Most of these are autosomal recessive so dogs need 2 copies of the variant to develop disease, one from each parent.
While figures are small, based on a total of 78 village dogs with publicly available health information.
Degenerative Myelopathy (DM) 15 carry 1 copy (19%) It is probably fair to assume there are desert dogs out there that are born with 2 copies even though none showed up in this group. Data of many “village dogs” tested do not show health figures in public profiles, either because only breed was tested or because that is the default set by Embark and has not been changed by owners. It is no surprise that with inbreeding of pedigree Canaan dogs that are derived from a small number of “village dogs” that DM has become a major issue in the breed. When the breed was established, no genetic testing was available.
Von Willebrand type 1 – 2 dogs (2.56%)
Factor VII – 1 dog (1.28%)
Collie Eye Anomaly, so called because it was first found in Collies but more accurately called Choroidal hypoplasia (75% of Collies, 80% of Stabyhoun and 71% of German spitz have this) – 2 related dogs (2.56%)
Bald thigh syndrome – 2 dogs (2.56%)
Lunderhund Syndrome (affects neuroendocrine cells in the intestinal tract causing stomach and intestinal problems) – 1 dog (1.28%)
ALT potential low normal 39 (50%) have 1 copy, 17 (21.8%) have 2 copies. This is not a health issue as such but may mean that a dog with this gene may have a reference range lower that test books state so could give results that seem to be in range but are somewhat raised for that dog.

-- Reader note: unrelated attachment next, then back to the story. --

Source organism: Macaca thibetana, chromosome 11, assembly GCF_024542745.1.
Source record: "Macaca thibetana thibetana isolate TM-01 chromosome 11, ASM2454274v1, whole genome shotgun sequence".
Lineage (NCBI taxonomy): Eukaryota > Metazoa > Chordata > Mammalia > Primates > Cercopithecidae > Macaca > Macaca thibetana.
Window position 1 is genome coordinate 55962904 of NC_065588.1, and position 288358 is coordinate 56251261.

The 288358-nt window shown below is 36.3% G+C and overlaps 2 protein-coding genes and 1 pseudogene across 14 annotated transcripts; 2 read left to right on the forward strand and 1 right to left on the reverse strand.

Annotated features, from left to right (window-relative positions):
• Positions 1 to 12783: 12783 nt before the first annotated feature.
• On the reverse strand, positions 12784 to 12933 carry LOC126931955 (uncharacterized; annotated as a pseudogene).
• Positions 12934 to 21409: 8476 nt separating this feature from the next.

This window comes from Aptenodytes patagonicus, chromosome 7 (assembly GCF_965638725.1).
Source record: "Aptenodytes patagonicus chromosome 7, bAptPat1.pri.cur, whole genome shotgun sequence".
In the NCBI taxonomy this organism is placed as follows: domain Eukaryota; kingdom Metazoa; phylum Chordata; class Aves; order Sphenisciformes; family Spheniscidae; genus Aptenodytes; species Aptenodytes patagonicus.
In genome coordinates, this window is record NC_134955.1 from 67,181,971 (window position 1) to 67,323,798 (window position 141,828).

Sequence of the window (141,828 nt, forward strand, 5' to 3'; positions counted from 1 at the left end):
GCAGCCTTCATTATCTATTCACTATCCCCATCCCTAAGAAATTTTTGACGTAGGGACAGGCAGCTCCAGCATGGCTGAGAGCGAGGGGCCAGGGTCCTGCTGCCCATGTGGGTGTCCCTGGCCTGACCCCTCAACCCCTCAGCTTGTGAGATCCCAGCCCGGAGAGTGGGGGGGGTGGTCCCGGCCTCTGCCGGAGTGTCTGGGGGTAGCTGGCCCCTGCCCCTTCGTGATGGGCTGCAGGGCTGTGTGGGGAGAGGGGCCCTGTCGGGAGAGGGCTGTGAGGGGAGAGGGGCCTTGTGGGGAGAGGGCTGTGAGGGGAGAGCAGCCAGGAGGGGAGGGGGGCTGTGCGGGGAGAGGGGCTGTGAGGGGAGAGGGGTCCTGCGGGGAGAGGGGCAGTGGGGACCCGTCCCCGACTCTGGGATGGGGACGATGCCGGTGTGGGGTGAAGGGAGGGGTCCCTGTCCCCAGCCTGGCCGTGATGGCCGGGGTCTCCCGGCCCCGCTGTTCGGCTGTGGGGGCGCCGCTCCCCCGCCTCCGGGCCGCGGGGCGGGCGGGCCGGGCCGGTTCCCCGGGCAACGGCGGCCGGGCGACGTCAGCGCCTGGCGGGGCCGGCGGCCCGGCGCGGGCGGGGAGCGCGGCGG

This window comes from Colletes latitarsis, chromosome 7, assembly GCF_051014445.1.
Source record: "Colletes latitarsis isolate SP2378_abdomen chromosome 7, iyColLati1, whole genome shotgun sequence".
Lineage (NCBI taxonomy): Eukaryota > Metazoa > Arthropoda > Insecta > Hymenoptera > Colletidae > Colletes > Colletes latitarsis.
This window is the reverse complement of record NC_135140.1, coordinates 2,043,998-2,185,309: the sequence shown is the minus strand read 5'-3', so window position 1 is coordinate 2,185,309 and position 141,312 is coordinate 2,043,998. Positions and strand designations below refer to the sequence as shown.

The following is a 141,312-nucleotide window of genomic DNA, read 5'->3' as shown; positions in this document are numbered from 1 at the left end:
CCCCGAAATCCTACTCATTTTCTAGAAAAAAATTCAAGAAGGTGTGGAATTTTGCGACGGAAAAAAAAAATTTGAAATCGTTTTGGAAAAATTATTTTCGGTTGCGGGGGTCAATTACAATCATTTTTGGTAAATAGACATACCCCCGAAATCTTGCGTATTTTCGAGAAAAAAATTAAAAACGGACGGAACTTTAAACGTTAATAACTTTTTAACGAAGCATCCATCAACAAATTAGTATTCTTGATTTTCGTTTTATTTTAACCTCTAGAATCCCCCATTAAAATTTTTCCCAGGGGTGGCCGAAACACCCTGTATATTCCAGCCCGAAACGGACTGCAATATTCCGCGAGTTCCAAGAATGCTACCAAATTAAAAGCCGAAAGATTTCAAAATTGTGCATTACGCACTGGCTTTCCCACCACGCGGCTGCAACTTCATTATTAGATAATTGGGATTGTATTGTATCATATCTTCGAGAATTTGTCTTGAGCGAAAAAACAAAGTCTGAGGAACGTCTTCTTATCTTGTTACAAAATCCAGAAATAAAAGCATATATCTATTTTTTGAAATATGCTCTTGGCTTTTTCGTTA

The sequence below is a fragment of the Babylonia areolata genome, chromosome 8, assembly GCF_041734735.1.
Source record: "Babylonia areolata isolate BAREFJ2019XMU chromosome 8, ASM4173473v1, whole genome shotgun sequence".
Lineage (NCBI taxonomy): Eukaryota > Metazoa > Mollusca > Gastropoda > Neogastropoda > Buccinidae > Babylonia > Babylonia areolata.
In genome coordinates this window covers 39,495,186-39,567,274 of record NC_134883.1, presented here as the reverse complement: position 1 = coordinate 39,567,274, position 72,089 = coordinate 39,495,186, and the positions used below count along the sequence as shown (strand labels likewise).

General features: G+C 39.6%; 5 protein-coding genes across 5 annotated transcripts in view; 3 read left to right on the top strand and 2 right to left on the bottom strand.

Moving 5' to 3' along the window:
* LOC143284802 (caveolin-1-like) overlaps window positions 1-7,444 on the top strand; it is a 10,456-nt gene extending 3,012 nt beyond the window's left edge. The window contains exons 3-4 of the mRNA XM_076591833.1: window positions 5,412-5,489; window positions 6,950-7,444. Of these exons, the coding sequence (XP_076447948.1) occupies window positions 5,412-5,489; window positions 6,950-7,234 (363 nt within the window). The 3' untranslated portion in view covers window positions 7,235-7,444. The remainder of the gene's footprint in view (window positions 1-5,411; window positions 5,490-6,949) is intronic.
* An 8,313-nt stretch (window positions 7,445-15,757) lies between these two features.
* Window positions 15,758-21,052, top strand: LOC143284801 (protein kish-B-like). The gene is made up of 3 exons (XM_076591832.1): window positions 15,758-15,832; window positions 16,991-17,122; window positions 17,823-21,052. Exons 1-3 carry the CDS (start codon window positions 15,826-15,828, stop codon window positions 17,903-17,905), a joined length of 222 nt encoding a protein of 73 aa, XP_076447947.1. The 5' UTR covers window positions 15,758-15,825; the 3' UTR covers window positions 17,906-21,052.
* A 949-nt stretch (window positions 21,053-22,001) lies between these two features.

Reference ranges for laboratory tests are often incorrectly called “normal ranges”. These are typically defined as the range of values of the median 95% of the healthy population. It is possible that a given sample even from a healthy individual will show values slightly outside of the range for some tests. Other factors such as race (breed in the case of dogs), altitude, age, and sex etc. can also result in variation. People living at high altitudes will have higher levels of haemaglobin than those at sea level. Few laboratories establish reference ranges for the local healthy population. In one laboratory I worked in where the altitude was around 3500 meters up to a maximum 4000 we went to great lengths to establish local reference ranges. Sadly, some years later with staff changes, no one was aware of this and when doctors raised questions as to why the laboratory reference ranges in the computer were not those to be found in textbooks pathology staff at the time had no answer.
Among a small number of Canaan breed dogs at least 3 have the genes that increase the risk for Chondrodystrophy and Invertebrate disc disease developing, 1 has the gene predisposing it to having Urate crystals forming in the kidney and bladder stones. This does does mean they will have a problem but are at increased risk so need to be watched as time goes on.
Most village dogs that have homes are neutered but Canaan breeders need to be aware of the potential for genetic issues other than DM also being present in the breed, as well as the potential for adding some not yet present when new freeborn dogs are added. Better to test and eliminate all mutations before they become an issue later.